Richard Rochford and Joseph Lawlor Comment on Romag v Fossil Ruling

04/24/2020

Haynes and Boone, LLP Partner Richard Rochford and Associate Joseph Lawlor were quoted in several publications, including Bloomberg Law, World Trademark Review, World IP Review and IP Magazine, about an April 23 ruling by the U.S. Supreme Court that willfulness is not a precondition for an award of profits against a trademark infringer.

Below is an excerpt from World IP Review:

Yesterday’s U.S. Supreme Court ruling in Romag v Fossil is the latest effort to erase categorical rules on remedies for IP infringement, lawyers have told WIPR.

Even if its impact is not felt immediately, the ruling will be seen as a win for plaintiffs in trademark infringement suits.

“I think a useful takeaway is that Romag is pro-brand owner and pro-consumer,” said Joseph Lawlor, associate at Haynes and Boone, adding: “It will open the door for more brand owners to enforce their trademark rights and may discourage infringement.”

But, Lawlor points out, that doesn’t necessarily mean it will lead to an increase in litigation: “While plaintiffs may feel emboldened to enforce their trademark rights, there is also reason to believe that pre-litigation settlements will be more likely because defendants will face more risk in proceeding to litigation.”

To read the full article, click here.

Rich Rochford, was quoted in Bloomberg: The now-stricken “willfulness” requirement in some circuits, including the trademark-case heavy Second Circuit, had [an effect on plaintiff’s willingness to pursue claims], Haynes and Boone, LLP Intellectual Property Chair Richard Rochford said. Now plaintiffs have better chances for monetary awards … as well as more leverage in negotiation and incentive to persist in litigation, he said.

“Clients want to stop infringement and get damages, and you have to tell them that damages are really tricky and difficult in a lot of cases, because there’s often no way to calculate how much you had suffered,” Rochford said.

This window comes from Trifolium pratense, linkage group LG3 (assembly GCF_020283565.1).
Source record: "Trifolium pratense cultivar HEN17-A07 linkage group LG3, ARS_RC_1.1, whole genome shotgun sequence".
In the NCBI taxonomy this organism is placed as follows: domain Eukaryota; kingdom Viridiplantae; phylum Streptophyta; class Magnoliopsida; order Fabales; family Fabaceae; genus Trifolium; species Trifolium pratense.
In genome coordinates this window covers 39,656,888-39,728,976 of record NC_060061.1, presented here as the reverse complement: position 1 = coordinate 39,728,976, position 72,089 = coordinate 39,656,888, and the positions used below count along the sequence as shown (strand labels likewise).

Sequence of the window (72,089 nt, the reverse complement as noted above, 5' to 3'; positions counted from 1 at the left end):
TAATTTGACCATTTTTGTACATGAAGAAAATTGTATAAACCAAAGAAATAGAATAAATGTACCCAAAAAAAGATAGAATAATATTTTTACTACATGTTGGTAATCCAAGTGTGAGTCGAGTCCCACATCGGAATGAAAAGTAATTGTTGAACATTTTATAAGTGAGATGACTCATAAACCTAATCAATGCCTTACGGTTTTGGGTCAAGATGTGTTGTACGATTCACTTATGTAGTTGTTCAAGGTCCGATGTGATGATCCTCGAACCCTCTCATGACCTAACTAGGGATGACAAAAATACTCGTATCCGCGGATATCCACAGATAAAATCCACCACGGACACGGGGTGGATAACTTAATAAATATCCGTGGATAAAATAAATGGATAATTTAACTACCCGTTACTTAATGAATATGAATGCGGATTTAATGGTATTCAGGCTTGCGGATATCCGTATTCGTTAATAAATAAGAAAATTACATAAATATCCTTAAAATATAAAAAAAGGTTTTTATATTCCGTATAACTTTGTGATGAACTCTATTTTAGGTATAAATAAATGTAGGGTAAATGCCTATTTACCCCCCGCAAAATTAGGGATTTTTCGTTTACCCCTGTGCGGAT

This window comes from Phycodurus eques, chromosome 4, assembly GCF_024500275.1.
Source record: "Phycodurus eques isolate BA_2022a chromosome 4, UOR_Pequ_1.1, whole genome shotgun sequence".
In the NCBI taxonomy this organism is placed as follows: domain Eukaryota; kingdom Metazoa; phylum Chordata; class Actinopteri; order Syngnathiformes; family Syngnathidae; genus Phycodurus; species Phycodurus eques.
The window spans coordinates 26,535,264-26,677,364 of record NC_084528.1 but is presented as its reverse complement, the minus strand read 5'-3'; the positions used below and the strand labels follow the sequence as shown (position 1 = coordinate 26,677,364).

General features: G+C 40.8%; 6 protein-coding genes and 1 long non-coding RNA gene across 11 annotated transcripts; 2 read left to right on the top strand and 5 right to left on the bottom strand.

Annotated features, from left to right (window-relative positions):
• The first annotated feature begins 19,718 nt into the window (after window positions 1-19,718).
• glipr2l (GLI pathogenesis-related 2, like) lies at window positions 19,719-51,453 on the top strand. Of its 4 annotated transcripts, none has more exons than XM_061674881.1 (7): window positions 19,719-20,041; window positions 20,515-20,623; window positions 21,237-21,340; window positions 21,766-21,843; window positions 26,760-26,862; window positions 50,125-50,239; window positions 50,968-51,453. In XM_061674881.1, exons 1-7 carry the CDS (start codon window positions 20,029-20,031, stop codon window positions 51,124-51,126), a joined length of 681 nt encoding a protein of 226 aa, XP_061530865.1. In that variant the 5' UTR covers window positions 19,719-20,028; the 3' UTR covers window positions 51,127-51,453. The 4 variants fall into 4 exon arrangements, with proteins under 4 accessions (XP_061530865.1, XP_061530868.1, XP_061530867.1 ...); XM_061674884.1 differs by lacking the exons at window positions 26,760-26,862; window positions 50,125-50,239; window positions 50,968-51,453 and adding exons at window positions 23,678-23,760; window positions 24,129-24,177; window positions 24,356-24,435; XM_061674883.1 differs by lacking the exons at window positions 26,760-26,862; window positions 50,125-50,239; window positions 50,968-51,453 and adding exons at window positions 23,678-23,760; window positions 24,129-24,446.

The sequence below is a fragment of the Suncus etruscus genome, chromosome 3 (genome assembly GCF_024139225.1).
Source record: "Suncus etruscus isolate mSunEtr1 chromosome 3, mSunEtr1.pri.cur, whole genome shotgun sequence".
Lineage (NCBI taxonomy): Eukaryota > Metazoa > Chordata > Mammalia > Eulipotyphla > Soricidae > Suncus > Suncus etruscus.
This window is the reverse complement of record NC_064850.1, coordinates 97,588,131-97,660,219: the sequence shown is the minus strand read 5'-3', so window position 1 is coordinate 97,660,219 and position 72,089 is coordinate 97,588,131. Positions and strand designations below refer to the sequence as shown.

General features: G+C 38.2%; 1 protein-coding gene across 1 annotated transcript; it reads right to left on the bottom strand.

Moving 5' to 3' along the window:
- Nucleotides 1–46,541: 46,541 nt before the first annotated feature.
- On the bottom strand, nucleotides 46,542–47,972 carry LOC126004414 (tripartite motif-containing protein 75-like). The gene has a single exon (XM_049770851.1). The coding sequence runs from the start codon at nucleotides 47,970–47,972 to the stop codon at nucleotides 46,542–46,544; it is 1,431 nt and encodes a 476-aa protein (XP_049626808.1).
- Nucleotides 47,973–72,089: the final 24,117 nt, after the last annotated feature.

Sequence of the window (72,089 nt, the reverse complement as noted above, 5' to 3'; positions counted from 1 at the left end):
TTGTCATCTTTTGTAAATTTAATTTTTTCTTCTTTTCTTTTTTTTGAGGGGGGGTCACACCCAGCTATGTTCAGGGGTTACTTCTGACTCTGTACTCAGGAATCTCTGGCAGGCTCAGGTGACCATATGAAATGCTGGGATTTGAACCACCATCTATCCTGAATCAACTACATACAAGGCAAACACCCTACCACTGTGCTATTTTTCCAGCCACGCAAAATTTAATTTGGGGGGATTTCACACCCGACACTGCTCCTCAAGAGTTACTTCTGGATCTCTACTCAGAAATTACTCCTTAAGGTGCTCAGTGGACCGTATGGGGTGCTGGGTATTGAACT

To read the full article, click here.

Below is an excerpt from IP Magazine:

Haynes and Boone’s Joseph Lawlor expressed his belief that the ruling may make pre-litigation settlements more likely to occur as “defendants will face more risk in proceeding to litigation.”

Lawlor added, “On the other hand, litigation funding may become more available to potential plaintiffs as the potential for large monetary awards fits their funding model.”

To read the full article, click here.

Here are Lawlor’s comments in World Trademark Review:

“The litigation funding industry is likely to be affected.”

“While much of the focus will be on brand owners, the litigation funding industry is likely to be affected by this decision. Large litigation funders often will not fund a case absent the possibility a fairly substantial economic return. The removal of a willfulness barrier to access the defendant’s profits greatly increases the universe of cases that are appropriate for funding. Additionally, because a defendant’s profits are generally more certain and ascertainable than a theory of actual damages (which is often based on expert analysis and/or royalty projections), the risk and range of possible awards will be narrowed. The lessening of that risk will also make trademark infringement suits a more attractive investment.”

To read the full article, click here.

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